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Out of all the movements in architecture, the post-modernist movement could arguably be the most exciting. And on Mother’s Day, it is appropriate to mention the Vanna Venturi House, designed by the renowned architect Robert Venturi for his mother, in the 1960s. The house is now considered to be the symbol of post-modernist architecture.

At the time, the most pervasive form of architecture was modernist – a product of industrialisation, governed by rigid and structured rules such as strictly functional columns and block-shaped buildings.

Venturi was critical of these rigid rules, going so far as to mock the “less is more” modernist maxim (coined by Mies Van Der Rohe), by saying “less is a bore”. It was a rebellion he detailed in his book, Complexity and Contradiction in Architecture.

The Vanna Venturi house was an attempt to defeat modernism’s idea that the scale of a house reflects its size. Venturi’s design manipulated the sight lines by guiding them along a would-be chimney and stretching the front façade of the house horizontally. What resulted was a house that looked bigger than it actually was, causing it to become known as “The biggest small building of the second half of the 20th century.”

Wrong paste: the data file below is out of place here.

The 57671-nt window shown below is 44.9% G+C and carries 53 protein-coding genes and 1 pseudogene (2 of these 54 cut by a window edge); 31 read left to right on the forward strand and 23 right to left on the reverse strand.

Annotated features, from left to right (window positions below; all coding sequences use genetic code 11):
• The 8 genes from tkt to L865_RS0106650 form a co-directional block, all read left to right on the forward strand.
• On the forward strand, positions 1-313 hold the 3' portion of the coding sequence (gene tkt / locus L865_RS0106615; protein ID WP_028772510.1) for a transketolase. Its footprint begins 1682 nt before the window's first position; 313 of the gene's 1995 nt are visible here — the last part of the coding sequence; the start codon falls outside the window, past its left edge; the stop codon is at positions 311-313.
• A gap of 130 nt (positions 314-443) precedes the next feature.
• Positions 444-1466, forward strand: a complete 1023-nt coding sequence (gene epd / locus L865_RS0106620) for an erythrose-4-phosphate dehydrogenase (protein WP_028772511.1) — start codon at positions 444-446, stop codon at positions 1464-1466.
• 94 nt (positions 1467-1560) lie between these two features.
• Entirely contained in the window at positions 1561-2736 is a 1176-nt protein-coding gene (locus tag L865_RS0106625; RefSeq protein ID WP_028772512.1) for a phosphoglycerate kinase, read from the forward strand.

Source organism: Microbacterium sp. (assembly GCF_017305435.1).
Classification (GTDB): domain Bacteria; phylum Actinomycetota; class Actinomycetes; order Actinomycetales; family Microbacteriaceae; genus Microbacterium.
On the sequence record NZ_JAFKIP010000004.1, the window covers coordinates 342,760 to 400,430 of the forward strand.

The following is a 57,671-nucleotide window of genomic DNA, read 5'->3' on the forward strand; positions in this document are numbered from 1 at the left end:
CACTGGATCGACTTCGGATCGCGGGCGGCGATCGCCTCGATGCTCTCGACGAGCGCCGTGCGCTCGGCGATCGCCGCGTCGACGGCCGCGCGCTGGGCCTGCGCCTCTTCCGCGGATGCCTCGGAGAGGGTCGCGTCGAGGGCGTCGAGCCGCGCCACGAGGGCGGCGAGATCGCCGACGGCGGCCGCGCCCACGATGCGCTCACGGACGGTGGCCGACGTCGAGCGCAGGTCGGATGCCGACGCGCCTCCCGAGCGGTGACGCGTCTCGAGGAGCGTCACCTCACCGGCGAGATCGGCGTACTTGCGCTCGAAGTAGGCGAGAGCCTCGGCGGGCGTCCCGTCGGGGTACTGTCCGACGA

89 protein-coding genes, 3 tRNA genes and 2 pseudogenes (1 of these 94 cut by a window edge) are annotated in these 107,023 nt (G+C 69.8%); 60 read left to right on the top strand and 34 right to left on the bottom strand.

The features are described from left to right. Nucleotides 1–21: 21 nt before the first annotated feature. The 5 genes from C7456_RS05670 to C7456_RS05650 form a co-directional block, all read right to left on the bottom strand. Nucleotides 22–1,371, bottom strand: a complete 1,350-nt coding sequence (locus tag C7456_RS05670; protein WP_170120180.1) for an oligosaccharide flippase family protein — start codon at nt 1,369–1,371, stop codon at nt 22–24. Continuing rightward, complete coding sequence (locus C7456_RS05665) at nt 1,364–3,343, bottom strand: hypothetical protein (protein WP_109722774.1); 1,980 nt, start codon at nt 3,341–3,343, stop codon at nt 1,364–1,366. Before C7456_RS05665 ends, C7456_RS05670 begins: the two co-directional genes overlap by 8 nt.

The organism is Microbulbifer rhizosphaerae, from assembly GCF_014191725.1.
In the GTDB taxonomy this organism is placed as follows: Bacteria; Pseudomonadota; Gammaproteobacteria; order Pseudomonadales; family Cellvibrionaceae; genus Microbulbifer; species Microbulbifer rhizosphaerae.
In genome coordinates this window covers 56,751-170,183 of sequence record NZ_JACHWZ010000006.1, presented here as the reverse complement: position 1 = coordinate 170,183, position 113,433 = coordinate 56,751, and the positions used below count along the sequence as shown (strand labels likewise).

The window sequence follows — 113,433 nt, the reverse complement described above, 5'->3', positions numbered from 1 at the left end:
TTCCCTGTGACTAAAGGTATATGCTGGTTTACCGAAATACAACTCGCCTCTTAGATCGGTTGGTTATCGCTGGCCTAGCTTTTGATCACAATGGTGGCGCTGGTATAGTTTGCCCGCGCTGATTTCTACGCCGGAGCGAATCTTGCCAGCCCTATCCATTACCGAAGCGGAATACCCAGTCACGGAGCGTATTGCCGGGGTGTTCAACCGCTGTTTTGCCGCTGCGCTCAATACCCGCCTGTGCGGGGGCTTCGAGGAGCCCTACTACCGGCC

Post-modernist architecture has also enjoyed fame in our part of the world and architects continue to experiment with the concept. For example, the 27-storey Antila Tower in Mumbai, India, considered the world’s most expensive residence, looks like a house made by Ikea with its vertical, open box design. In Pakistan too, the design for the Centaurus Towers carries elements of deconstructivist design – an idea which comes from the ‘anything goes’ attitude of post-modernism.

Evidence for the acceptance of post-modernism in the Subcontinent can also be seen in the growing number of architects working on projects such as the Rashid Latif Medical College, as well as the many new houses that carry elements of post-modernist architecture.

As a concept which stems from rebellion against what is traditional, the emergence of post-modernist architecture in the Subcontinent might be a sign of the coming times.

– Shayan Shakeel

First published in the Real Estate Section of The DAWN National Weekend Advertiser on May 13, 2012